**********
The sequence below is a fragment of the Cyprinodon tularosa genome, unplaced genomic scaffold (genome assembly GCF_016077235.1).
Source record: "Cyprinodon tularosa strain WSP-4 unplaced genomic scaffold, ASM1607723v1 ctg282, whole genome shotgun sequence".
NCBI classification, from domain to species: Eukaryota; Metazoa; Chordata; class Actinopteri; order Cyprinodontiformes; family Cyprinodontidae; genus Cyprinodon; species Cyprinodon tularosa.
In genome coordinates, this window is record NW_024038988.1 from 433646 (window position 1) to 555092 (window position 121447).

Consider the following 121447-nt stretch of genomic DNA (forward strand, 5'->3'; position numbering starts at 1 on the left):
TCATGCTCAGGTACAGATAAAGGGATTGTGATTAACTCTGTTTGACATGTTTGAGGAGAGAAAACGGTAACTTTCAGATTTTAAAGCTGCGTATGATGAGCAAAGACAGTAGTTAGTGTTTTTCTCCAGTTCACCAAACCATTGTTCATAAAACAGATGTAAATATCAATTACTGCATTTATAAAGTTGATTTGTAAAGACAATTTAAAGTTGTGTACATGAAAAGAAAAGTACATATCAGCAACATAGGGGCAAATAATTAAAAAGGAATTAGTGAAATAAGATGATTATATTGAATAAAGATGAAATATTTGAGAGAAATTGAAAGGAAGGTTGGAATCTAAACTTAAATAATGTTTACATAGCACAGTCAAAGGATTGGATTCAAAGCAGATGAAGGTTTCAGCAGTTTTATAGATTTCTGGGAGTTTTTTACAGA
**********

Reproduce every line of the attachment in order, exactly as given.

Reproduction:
The sequence below is a fragment of the Cyprinodon tularosa genome, unplaced genomic scaffold (genome assembly GCF_016077235.1).
Source record: "Cyprinodon tularosa strain WSP-4 unplaced genomic scaffold, ASM1607723v1 ctg282, whole genome shotgun sequence".
NCBI classification, from domain to species: Eukaryota; Metazoa; Chordata; class Actinopteri; order Cyprinodontiformes; family Cyprinodontidae; genus Cyprinodon; species Cyprinodon tularosa.
In genome coordinates, this window is record NW_024038988.1 from 433646 (window position 1) to 555092 (window position 121447).

Consider the following 121447-nt stretch of genomic DNA (forward strand, 5'->3'; position numbering starts at 1 on the left):
TCATGCTCAGGTACAGATAAAGGGATTGTGATTAACTCTGTTTGACATGTTTGAGGAGAGAAAACGGTAACTTTCAGATTTTAAAGCTGCGTATGATGAGCAAAGACAGTAGTTAGTGTTTTTCTCCAGTTCACCAAACCATTGTTCATAAAACAGATGTAAATATCAATTACTGCATTTATAAAGTTGATTTGTAAAGACAATTTAAAGTTGTGTACATGAAAAGAAAAGTACATATCAGCAACATAGGGGCAAATAATTAAAAAGGAATTAGTGAAATAAGATGATTATATTGAATAAAGATGAAATATTTGAGAGAAATTGAAAGGAAGGTTGGAATCTAAACTTAAATAATGTTTACATAGCACAGTCAAAGGATTGGATTCAAAGCAGATGAAGGTTTCAGCAGTTTTATAGATTTCTGGGAGTTTTTTACAGA